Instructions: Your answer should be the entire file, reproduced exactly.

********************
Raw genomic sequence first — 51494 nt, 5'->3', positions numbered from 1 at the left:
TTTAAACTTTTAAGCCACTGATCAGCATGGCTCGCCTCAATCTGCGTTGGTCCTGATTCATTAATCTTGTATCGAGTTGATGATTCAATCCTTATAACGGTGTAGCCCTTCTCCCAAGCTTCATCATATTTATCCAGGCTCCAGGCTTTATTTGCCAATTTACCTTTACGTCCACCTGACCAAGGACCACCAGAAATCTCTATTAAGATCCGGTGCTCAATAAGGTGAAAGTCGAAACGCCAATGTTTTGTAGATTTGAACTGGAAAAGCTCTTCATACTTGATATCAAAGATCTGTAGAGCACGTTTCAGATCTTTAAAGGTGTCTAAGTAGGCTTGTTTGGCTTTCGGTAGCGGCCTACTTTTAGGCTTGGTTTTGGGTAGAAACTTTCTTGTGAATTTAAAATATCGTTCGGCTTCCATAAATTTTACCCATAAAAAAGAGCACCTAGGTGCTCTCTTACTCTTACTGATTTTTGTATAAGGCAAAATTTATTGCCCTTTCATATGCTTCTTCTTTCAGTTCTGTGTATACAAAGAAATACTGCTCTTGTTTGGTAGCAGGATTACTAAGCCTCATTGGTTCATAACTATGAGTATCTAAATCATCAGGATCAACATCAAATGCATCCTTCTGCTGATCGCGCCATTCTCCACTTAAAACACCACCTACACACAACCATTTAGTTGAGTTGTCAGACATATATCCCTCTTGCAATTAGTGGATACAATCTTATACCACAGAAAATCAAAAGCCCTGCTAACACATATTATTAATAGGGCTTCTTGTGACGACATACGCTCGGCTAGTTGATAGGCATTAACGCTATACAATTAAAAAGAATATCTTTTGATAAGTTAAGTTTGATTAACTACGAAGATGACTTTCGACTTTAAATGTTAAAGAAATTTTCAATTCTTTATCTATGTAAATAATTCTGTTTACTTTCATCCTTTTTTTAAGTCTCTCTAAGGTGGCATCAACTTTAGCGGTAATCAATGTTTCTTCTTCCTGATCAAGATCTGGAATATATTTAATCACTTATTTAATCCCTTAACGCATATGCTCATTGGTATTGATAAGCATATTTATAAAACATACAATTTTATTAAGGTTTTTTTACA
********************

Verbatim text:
Raw genomic sequence first — 51494 nt, 5'->3', positions numbered from 1 at the left:
TTTAAACTTTTAAGCCACTGATCAGCATGGCTCGCCTCAATCTGCGTTGGTCCTGATTCATTAATCTTGTATCGAGTTGATGATTCAATCCTTATAACGGTGTAGCCCTTCTCCCAAGCTTCATCATATTTATCCAGGCTCCAGGCTTTATTTGCCAATTTACCTTTACGTCCACCTGACCAAGGACCACCAGAAATCTCTATTAAGATCCGGTGCTCAATAAGGTGAAAGTCGAAACGCCAATGTTTTGTAGATTTGAACTGGAAAAGCTCTTCATACTTGATATCAAAGATCTGTAGAGCACGTTTCAGATCTTTAAAGGTGTCTAAGTAGGCTTGTTTGGCTTTCGGTAGCGGCCTACTTTTAGGCTTGGTTTTGGGTAGAAACTTTCTTGTGAATTTAAAATATCGTTCGGCTTCCATAAATTTTACCCATAAAAAAGAGCACCTAGGTGCTCTCTTACTCTTACTGATTTTTGTATAAGGCAAAATTTATTGCCCTTTCATATGCTTCTTCTTTCAGTTCTGTGTATACAAAGAAATACTGCTCTTGTTTGGTAGCAGGATTACTAAGCCTCATTGGTTCATAACTATGAGTATCTAAATCATCAGGATCAACATCAAATGCATCCTTCTGCTGATCGCGCCATTCTCCACTTAAAACACCACCTACACACAACCATTTAGTTGAGTTGTCAGACATATATCCCTCTTGCAATTAGTGGATACAATCTTATACCACAGAAAATCAAAAGCCCTGCTAACACATATTATTAATAGGGCTTCTTGTGACGACATACGCTCGGCTAGTTGATAGGCATTAACGCTATACAATTAAAAAGAATATCTTTTGATAAGTTAAGTTTGATTAACTACGAAGATGACTTTCGACTTTAAATGTTAAAGAAATTTTCAATTCTTTATCTATGTAAATAATTCTGTTTACTTTCATCCTTTTTTTAAGTCTCTCTAAGGTGGCATCAACTTTAGCGGTAATCAATGTTTCTTCTTCCTGATCAAGATCTGGAATATATTTAATCACTTATTTAATCCCTTAACGCATATGCTCATTGGTATTGATAAGCATATTTATAAAACATACAATTTTATTAAGGTTTTTTTACA